The results of Geoffrey von Maltzahn et al. in their Nature Materials publication reveal that nanoparticles that communicate with each other can deliver more than 40-fold higher doses of chemotherapeutics (anti-cancer drugs) to tumors than nanoparticles that do not communicate can deliver. These results show the potential for nanoparticle communication to amplify drug delivery over that achievable by nanoparticles that work alone, similar to how insect swarms perform better as a group than the individual insects do on their own.

Scientific American: Learning from Insect Swarms: Smart Cancer Targeting

(via Social Physicist)

The Nanotech Breakthrough of the Decade?

roll out the nano

Bold claim from Jamais Cascio:

This is likely the biggest technological breakthrough of the year, arguably even of the decade.

A team of researcher from the University of Texas, Dallas, and Australia’s CSIRO has come up with a way to make strong, stable macroscale sheets and ribbons of multiwall nanotubes at a rate of seven meters per minute. These ribbons and sheets, moreover, already display — without optimization of the process — important electronic and physical properties, making them suitable for use in an enormous variety of settings, including artificial muscles, transparent antennas, video displays and solar cells — and many, many more. The breakthrough was announced in the latest edition of Science.

WorldChanging: Ribbons, Sheets and the Nanofuture

(via Chris Arkenberg)

Researchers Use Tensegrity to Create Self-Assembling, Transforming Nanodevices Made out of DNA

Diagram of nanodevice built out of DNA using tensegrity

By emulating nature’s design principles, a team at Harvard’s Wyss Institute for Biologically Inspired Engineering, Harvard Medical School and Dana-Farber Cancer Institute has created nanodevices made of DNA that self-assemble and can be programmed to move and change shape on demand. In contrast to existing nanotechnologies, these programmable nanodevices are highly suitable for medical applications because DNA is both biocompatible and biodegradable.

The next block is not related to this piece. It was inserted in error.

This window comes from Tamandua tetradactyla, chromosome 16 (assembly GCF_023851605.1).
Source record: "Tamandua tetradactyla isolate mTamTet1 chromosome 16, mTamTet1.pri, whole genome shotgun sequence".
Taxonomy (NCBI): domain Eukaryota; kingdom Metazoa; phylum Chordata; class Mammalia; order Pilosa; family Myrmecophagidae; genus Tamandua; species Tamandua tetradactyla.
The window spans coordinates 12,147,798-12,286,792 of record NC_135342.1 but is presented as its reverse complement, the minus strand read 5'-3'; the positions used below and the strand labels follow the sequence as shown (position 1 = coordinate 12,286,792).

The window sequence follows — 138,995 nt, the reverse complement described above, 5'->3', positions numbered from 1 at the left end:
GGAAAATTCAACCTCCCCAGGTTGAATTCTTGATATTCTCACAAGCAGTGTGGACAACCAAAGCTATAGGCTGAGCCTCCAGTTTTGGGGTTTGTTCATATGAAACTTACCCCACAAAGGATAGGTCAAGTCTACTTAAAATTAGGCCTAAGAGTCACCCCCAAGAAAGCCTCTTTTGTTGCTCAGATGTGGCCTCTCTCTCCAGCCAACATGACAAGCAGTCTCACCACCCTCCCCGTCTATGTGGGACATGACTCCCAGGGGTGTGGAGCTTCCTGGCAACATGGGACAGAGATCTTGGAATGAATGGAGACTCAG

Harvard Medical School: Researchers create self-assembling nanodevices that move and change shape on demand

(via Edge of Tomorrow)

Artificial photosynthesis achieved with nanotechnology and a virus

Angela Belcher

A team of MIT researchers has found a novel way to mimic the process by which plants use the power of sunlight to split water and make chemical fuel to power their growth. In this case, the team used a modified virus as a kind of biological scaffold that can assemble the nanoscale components needed to split the hydrogen and oxygen atoms of a water molecule.

Splitting water is one way to solve the basic problem of solar energy: It’s only available when the sun shines. By using sunlight to make hydrogen from water, the hydrogen can then be stored and used at any time to generate electricity using a fuel cell, or to make liquid fuels (or be used directly) for cars and trucks.

MIT News: Viruses harnessed to split water

(via Edge of Tomorrow)

Computer-Controlled Swarm of Bacteria Builds Tiny Pyramid

bacteria build pyramid

Who needs nanobots when you can control a swarm of bacteria to do your bidding?

Researchers at the NanoRobotics Laboratory of the École Polytechnique de Montréal, in Canada, are putting swarms of bacteria to work, using them to perform micro-manipulations and even propel microrobots.

Led by Professor Sylvain Martel, the researchers want to use flagellated bacteria to carry drugs into tumors, act as sensing agents for detecting pathogens, and operate micro-factories that could perform pharmacological and genetic tests.